few people are so closely associated with places in what is now Yates County
that it's a little surprising to find one of them somewhere else. Meredith
Mallory, who spent his entire young life moving, built and lived in a house
still standing on the Ridge Road near its intersection with Rte. 54, the
old Dresden-Penn Yan Road, for more than 25 years. But he came with his
brothers to Penn Yan in 1803 to find work as wheelwrights; Meredith bought
a large 18-acre parcel east of Main Street from Abraham Wagener in 1808,
apparently purely for speculative purposes. All his life he sought the main
He was born in Connecticut,
one of three boys in the family of Meredith Mallory Sr. and his wife Mary
Burnham. The parents were among the people converted by the Public Universal
Friend's teachings and determined to carve out a new life from the wilderness
of the Genesee Country. The father's name is recorded in the Death Book
of the Society of Universal Friends, and his wife followed the Friend to
the New Jerusalem in 1789. She only got as far as the head of Seneca Lake,
became acquainted with and married John Dow, the first settler of what is
now Schuyler County. Dow was a wheelwright, and it seems clear that his
energy and mechanical genius was transferred to his stepsons. The family
settled at a place called "Culver's Tavern," now Watkins Glen;
Dow was elected the first Supervisor of Reading, a Justice of the Peace
and an associate Judge, and served in the Assembly at Albany for three terms.
It is said that when
he made the long journey to the capital he hitched a horse raised on his
own farm to a wagon he'd made with his own hands. His boots were made from
leather he'd tanned himself from cattle he'd raised; and his clothes were
the product of his own house as well. He prided himself on his independence
and his practicality. He and his wife had two additional children, both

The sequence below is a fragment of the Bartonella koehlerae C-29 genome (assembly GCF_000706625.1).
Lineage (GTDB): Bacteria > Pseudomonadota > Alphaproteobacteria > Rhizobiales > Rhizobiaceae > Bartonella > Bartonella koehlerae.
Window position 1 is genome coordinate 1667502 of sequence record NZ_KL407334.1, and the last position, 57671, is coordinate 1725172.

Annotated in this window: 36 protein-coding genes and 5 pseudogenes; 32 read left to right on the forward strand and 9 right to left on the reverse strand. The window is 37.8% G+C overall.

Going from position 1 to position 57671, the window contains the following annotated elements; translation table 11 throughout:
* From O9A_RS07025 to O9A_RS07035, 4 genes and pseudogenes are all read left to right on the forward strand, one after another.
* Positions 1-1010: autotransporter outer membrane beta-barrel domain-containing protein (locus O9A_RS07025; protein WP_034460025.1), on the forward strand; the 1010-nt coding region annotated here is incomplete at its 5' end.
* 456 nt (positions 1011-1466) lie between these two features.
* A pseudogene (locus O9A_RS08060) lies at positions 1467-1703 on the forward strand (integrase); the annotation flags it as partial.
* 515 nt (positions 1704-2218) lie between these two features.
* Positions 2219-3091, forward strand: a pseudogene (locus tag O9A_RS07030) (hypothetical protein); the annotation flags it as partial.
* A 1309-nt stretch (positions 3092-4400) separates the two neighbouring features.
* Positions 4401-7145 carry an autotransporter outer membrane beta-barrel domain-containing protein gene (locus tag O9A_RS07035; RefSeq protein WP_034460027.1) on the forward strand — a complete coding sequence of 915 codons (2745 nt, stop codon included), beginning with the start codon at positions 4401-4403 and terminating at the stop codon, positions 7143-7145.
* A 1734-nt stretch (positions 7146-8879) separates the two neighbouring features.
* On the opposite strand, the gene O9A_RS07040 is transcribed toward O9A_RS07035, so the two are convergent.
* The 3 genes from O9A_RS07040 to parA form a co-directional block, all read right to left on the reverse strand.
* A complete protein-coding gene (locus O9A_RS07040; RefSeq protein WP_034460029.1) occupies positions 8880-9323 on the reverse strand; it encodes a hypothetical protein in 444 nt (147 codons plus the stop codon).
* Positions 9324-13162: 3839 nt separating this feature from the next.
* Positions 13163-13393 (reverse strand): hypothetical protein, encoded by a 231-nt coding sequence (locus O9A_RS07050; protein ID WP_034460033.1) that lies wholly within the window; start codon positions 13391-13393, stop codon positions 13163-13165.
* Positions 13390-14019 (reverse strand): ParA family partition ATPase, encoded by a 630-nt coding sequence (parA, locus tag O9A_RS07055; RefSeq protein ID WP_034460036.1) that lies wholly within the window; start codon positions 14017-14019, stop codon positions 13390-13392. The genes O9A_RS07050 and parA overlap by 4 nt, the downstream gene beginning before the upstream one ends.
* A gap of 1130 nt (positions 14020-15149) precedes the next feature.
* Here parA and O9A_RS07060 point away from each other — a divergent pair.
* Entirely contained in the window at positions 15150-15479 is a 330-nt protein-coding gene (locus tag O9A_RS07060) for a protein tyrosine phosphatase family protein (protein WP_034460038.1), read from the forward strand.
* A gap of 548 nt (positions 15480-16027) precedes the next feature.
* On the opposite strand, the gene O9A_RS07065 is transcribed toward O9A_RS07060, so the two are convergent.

daughters. About the time the youngest boy turned twenty-one, all three
of them came to Penn Yan. This was about 1803; they were all still unmarried,
and began a wheelwright's business on Main Street in a log building near
where Joel Dorman's Old Red House stood.
John Mallory married
Betsy Traver of Penn Yan. They went to Upper Canada (now the province of
Ontario) soon afterward and when war came in 1812 he was pressed into British
service for about six months before he escaped, leaving his farm and all
he'd accumulated to be confiscated. For a brief time the family returned
to Yates County, and then went to Ohio.
Ephraim Mallory married
Ruth, the daughter of Stephen Whitaker of Benton. The couple settled on
the south half of the farm he and Meredith purchased, and he died in 1813.
He was regarded as a master of the wheelwright's trade (an important job
in those days, when every family depended on wheeled vehicles to sustain
life and prosperity). His early death left his widow with two small children;
she remarried, to Jacob Vandeventer, and stayed in the neighborhood for
the rest of her life.
Meredith was the middle
boy of the three. He married Eleanor, daughter of Joshua Legg and with his
brother Ephraim purchased the farm on the Ridge Road that was called the
Mallory farm for decades; it later belonged to the Longwell family and others.
Nowadays nearly the only sign of the house's great age is the small size
of the window panes, big 12-over-12 sash in the plain wooden farmhouse.
He remained on this
farm for eight years, then in association with Abraham Dox acquired an interest
in the Hopeton Mills and ran it during that time. He returned to his farm,
then eventually sold it to Henry Stark for $25 an acre, a price considered
at the time to be completely exorbitant; Stark purchased the 250 acre farm
all in one piece.
Mallory at once began
to build his own merchant mills on the Outlet, the last of the dozen mill
dams to be erected on that stream. He sold the mills to a New York City
syndicate headed by Benjamin B. Beekman and went to Hammondsport, where
he built another mill, one of the most amazing feats of engineering ever
attempted in the region. The building is made of stone, seven stories high
with a combination of three overshot and pitchback wheels, one over the
other to create a fall of seventy feet. This allowed him to produce an enormous
amount of power from a very small stream.
Needless to say he
was very well known indeed in the area, and was elected to Congress in 1839
for the session of 1840-41.
During this period
it seemed that Penn Yan would serve as the market and transshipping point
for all of the area around Keuka Lake, and feed produce and manufactures
north into the Erie Canal and world markets. Mallory bought a great deal
of property along the Outlet, including its water rights, and about 60 acres
in the area south of Penn Yan later known as "Dublin." He bought
this in a single transaction and paid $10,000 for it. Then as otherwise,
Mallory's vision exceeded reality by quite a margin; he never achieved a
fortune in this country, though he certainly expended several lifetimes
worth of energy and ambition. He finally went to Batavia, Illinois with
his son-in-law John VanNortwick, a canal engineer of some note, where they
built a dam, mills and machine shops that finally gave him the success he
so ardently sought. He died in 1853, and his wife in the following year.